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In a move experts say will benefit Native producers, the U.S. Department of Agriculture’s Farm Service Agency has suspended past-due debt collection and foreclosures for distressed farmers during the COVID-19 pandemic.

The agency will temporarily suspend wage garnishments, debt offsets, and non-judicial foreclosures, as well as pause on referring foreclosures and stop procedures that were already referred to the Department of Justice. 

Additionally, the USDA has extended deadlines for producers to respond to loan servicing actions, such as loan deferrals, and has added flexibility to its guaranteed loan program to help lenders assist their customers.

According to a statement from the USDA, more than 12,000 borrowers — 10 percent of its overall loan program recipients — are eligible for relief under the suspension.

Janie Hipp NAAFJanie Simms Hipp. Courtesy photo.Native American Agricultural Fund CEO Janie Simms Hipp said the suspension was the right move for producers facing a challenging climate amid COVID-19. 

“They’re pushing pause on any distressed farm and ranch borrower right now. That’s long overdue, I’m so happy they did that,” Hipp said. “This is an important step that can help alleviate significant levels of stress on the agriculture sector, and more importantly, on those who get up every morning to feed the rest of us.”

“This action will give our nation’s agricultural producers the breathing room they need to continue on in the midst of this global pandemic,” Hipp added. “Our rural and remote reservation and agricultural communities in Indian Country will rest a little easier because of this important step taken by USDA.”

Carley Hotvedt, director of tribal enterprise at the University of Arkansas, said Native producers were especially damaged by COVID-19. The pandemic’s disruption of ag supply chains and labor compounded problems Indigenous farmers already faced, such as accessing markets and product transportation.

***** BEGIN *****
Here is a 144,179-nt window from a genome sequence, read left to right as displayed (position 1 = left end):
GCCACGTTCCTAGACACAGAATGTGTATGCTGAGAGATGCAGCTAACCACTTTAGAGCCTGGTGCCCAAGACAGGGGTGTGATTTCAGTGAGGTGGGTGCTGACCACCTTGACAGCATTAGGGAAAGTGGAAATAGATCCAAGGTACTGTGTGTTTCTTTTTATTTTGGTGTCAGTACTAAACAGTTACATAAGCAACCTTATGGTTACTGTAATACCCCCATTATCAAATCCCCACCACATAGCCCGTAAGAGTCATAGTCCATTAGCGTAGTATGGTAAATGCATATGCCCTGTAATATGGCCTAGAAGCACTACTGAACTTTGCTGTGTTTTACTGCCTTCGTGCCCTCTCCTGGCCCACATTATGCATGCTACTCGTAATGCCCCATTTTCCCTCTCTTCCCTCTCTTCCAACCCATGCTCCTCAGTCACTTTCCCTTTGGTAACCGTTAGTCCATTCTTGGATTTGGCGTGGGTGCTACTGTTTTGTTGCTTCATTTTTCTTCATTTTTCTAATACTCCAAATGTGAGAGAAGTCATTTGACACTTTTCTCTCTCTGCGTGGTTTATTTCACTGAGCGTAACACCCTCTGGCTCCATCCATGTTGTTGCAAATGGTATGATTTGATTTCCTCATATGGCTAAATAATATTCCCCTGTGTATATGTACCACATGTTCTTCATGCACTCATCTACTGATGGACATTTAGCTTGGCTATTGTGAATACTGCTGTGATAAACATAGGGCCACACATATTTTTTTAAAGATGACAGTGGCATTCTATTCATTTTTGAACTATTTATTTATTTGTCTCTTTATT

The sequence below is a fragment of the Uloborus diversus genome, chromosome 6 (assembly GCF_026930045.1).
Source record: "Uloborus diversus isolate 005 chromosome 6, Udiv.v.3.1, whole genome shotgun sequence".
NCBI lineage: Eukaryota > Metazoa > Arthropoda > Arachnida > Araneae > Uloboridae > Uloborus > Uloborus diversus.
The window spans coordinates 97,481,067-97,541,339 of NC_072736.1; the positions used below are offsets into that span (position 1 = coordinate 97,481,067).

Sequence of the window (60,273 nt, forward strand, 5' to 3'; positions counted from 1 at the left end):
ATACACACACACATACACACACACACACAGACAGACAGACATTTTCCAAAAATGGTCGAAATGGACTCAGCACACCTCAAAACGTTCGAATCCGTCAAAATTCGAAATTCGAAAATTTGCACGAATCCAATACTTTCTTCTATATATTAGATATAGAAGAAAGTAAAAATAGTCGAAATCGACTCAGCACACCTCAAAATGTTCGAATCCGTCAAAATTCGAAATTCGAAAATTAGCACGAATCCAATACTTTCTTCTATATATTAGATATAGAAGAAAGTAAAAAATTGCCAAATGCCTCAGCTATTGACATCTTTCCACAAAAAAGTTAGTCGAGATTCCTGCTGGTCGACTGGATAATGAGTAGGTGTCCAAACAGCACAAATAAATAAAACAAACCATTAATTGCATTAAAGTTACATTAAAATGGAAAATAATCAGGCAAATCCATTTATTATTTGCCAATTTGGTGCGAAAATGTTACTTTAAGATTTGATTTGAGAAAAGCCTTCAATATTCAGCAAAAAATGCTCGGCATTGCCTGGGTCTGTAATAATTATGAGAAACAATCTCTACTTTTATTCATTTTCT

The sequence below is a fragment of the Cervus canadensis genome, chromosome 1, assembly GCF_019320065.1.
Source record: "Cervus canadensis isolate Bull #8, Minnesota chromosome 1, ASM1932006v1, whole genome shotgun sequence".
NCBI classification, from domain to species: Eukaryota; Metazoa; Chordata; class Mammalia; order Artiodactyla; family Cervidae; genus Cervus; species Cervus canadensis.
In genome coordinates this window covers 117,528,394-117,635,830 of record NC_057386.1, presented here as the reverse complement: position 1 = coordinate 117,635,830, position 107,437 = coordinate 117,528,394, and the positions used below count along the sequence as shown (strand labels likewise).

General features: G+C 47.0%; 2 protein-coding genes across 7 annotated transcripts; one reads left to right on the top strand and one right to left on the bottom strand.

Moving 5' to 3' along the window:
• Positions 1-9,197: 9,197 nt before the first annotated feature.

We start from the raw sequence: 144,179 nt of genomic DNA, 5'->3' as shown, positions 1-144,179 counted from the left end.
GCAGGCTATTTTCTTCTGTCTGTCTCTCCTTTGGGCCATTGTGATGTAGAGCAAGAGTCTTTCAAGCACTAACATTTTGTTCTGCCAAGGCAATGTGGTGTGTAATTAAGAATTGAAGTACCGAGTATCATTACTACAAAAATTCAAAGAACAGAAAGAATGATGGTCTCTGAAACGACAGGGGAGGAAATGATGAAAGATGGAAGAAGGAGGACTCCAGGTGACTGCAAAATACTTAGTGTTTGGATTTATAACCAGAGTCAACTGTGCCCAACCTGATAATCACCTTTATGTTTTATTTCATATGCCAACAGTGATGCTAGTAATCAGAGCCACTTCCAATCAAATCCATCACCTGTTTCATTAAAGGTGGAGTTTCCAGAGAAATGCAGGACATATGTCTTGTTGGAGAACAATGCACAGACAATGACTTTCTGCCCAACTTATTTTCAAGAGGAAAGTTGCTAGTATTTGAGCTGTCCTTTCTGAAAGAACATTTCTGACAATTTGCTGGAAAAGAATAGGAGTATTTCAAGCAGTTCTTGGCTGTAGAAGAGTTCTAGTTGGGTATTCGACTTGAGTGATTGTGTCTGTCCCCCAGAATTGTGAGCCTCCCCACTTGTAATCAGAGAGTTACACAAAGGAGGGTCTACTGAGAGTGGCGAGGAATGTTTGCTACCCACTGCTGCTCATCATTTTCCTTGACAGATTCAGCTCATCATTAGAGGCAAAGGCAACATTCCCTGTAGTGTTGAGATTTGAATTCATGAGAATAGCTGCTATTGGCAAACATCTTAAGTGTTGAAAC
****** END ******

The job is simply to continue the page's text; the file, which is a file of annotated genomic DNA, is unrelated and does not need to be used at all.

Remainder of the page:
Ensuring that Native producers who take advantage of FSA programs have some breathing room will be a huge help, Hotvedt said.

“There’s a pretty good impact and it could be significant for many tribal producers,” Hotvedt said.

‘Vital and critical’

The Farm Service Agency’s loans typically fall under two categories: guaranteed and direct. Guaranteed loans are serviced by commercial lenders, while direct loans are provided and serviced by the FSA.

Those primarily consist of loans for farm ownership, operating costs, storage facilities and more, all of which can provide significant barriers to entry for burgeoning producers, and doubly so for Native farmers, who often lack access to traditional means of credit.

Remote locations, racial discrimination and a lack of understanding surrounding issues Native producers face have all contributed to difficulty in obtaining initial loans or capital for starting farms, according to prior reporting by Tribal Business News.

Carley HotvedtCarley Hotvedt. Courtesy photo.FSA loans can help alleviate some of those access issues by federally guaranteeing or directly providing the loan, Hotvedt said. 

The programs typically work best for Native Americans working fee or unrestricted land that can be collateralized, said Hotvedt, citing much of Eastern Oklahoma, where Native land fell out of restriction thanks to the allotment system.

“There are a lot of tribal producers that benefit from those FSA programs,” she said. “FSA loans are a good opportunity, they’re a federally guaranteed program, so it provides good credit opportunities for people that traditional lending institutions may be less interested in providing access to.”

In a system where credit can become a precious commodity in getting a farm up and running, having options like FSA loans was especially important, Hotvedt said.

“The more opportunities that are navigable for Native producers, the better. Those opportunities are vital and critical,” Hotvedt said. “Having those varieties of fits for the producers’ needs is incredibly important, and really crucial for developing food sovereignty which is directly connected to tribal sovereignty overall.”

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About The Author
Chez Oxendine
Staff Writer
Chez Oxendine (Lumbee-Cheraw) is a staff writer for Tribal Business News focusing on Native entrepreneurship, small business development, and the gaming industry. Based in Tulsa, Okla., Oxendine was previously a contributing writer for Native News Online, and his journalism has been featured in the Fort Gibson Times, Muskogee Phoenix, Baconian Magazine, Source Magazine and Oklahoma Magazine, among others.
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